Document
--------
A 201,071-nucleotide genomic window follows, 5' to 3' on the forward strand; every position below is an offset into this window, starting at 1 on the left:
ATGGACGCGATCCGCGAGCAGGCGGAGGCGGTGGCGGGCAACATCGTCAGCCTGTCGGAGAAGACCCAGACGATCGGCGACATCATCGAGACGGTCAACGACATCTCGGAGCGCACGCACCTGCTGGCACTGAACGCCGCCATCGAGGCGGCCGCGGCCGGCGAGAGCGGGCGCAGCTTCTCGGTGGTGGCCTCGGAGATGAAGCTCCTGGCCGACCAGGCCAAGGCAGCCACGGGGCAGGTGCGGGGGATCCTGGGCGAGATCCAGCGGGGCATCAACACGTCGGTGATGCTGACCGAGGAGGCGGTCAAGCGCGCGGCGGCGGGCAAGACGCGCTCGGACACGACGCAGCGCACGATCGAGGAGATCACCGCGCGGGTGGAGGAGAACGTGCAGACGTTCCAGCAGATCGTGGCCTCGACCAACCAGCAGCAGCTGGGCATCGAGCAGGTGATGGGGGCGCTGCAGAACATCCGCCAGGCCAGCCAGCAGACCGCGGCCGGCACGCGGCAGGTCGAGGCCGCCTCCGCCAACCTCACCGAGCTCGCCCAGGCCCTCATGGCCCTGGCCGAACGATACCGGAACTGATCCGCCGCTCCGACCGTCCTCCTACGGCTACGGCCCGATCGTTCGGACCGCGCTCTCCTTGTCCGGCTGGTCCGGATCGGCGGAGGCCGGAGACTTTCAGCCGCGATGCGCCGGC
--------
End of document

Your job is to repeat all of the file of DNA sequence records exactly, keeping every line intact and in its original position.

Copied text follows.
A 201,071-nucleotide genomic window follows, 5' to 3' on the forward strand; every position below is an offset into this window, starting at 1 on the left:
ATGGACGCGATCCGCGAGCAGGCGGAGGCGGTGGCGGGCAACATCGTCAGCCTGTCGGAGAAGACCCAGACGATCGGCGACATCATCGAGACGGTCAACGACATCTCGGAGCGCACGCACCTGCTGGCACTGAACGCCGCCATCGAGGCGGCCGCGGCCGGCGAGAGCGGGCGCAGCTTCTCGGTGGTGGCCTCGGAGATGAAGCTCCTGGCCGACCAGGCCAAGGCAGCCACGGGGCAGGTGCGGGGGATCCTGGGCGAGATCCAGCGGGGCATCAACACGTCGGTGATGCTGACCGAGGAGGCGGTCAAGCGCGCGGCGGCGGGCAAGACGCGCTCGGACACGACGCAGCGCACGATCGAGGAGATCACCGCGCGGGTGGAGGAGAACGTGCAGACGTTCCAGCAGATCGTGGCCTCGACCAACCAGCAGCAGCTGGGCATCGAGCAGGTGATGGGGGCGCTGCAGAACATCCGCCAGGCCAGCCAGCAGACCGCGGCCGGCACGCGGCAGGTCGAGGCCGCCTCCGCCAACCTCACCGAGCTCGCCCAGGCCCTCATGGCCCTGGCCGAACGATACCGGAACTGATCCGCCGCTCCGACCGTCCTCCTACGGCTACGGCCCGATCGTTCGGACCGCGCTCTCCTTGTCCGGCTGGTCCGGATCGGCGGAGGCCGGAGACTTTCAGCCGCGATGCGCCGGC